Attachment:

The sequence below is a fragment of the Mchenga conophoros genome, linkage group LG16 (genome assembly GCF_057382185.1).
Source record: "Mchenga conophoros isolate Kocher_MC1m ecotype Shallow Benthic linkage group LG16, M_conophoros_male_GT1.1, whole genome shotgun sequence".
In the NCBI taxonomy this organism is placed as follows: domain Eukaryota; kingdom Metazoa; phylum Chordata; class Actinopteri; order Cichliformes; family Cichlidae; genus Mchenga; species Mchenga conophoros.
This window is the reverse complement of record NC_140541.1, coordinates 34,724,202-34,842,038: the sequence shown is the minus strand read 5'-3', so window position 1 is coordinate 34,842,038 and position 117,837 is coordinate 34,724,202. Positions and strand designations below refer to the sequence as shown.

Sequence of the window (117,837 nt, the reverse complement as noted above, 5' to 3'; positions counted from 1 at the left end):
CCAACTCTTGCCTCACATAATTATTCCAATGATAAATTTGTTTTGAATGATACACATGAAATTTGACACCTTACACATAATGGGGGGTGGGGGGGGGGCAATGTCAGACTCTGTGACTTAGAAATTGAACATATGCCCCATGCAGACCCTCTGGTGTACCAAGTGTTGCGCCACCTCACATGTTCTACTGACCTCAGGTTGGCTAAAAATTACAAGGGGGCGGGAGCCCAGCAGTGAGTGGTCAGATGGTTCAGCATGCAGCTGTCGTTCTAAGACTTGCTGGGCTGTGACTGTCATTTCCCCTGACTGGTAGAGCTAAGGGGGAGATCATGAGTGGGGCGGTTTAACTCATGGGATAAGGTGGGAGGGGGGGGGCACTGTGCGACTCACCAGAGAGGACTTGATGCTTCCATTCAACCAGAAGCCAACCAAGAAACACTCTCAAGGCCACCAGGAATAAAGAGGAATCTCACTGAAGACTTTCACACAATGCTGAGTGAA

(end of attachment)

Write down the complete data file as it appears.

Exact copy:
The sequence below is a fragment of the Mchenga conophoros genome, linkage group LG16 (genome assembly GCF_057382185.1).
Source record: "Mchenga conophoros isolate Kocher_MC1m ecotype Shallow Benthic linkage group LG16, M_conophoros_male_GT1.1, whole genome shotgun sequence".
In the NCBI taxonomy this organism is placed as follows: domain Eukaryota; kingdom Metazoa; phylum Chordata; class Actinopteri; order Cichliformes; family Cichlidae; genus Mchenga; species Mchenga conophoros.
This window is the reverse complement of record NC_140541.1, coordinates 34,724,202-34,842,038: the sequence shown is the minus strand read 5'-3', so window position 1 is coordinate 34,842,038 and position 117,837 is coordinate 34,724,202. Positions and strand designations below refer to the sequence as shown.

Sequence of the window (117,837 nt, the reverse complement as noted above, 5' to 3'; positions counted from 1 at the left end):
CCAACTCTTGCCTCACATAATTATTCCAATGATAAATTTGTTTTGAATGATACACATGAAATTTGACACCTTACACATAATGGGGGGTGGGGGGGGGGCAATGTCAGACTCTGTGACTTAGAAATTGAACATATGCCCCATGCAGACCCTCTGGTGTACCAAGTGTTGCGCCACCTCACATGTTCTACTGACCTCAGGTTGGCTAAAAATTACAAGGGGGCGGGAGCCCAGCAGTGAGTGGTCAGATGGTTCAGCATGCAGCTGTCGTTCTAAGACTTGCTGGGCTGTGACTGTCATTTCCCCTGACTGGTAGAGCTAAGGGGGAGATCATGAGTGGGGCGGTTTAACTCATGGGATAAGGTGGGAGGGGGGGGGCACTGTGCGACTCACCAGAGAGGACTTGATGCTTCCATTCAACCAGAAGCCAACCAAGAAACACTCTCAAGGCCACCAGGAATAAAGAGGAATCTCACTGAAGACTTTCACACAATGCTGAGTGAA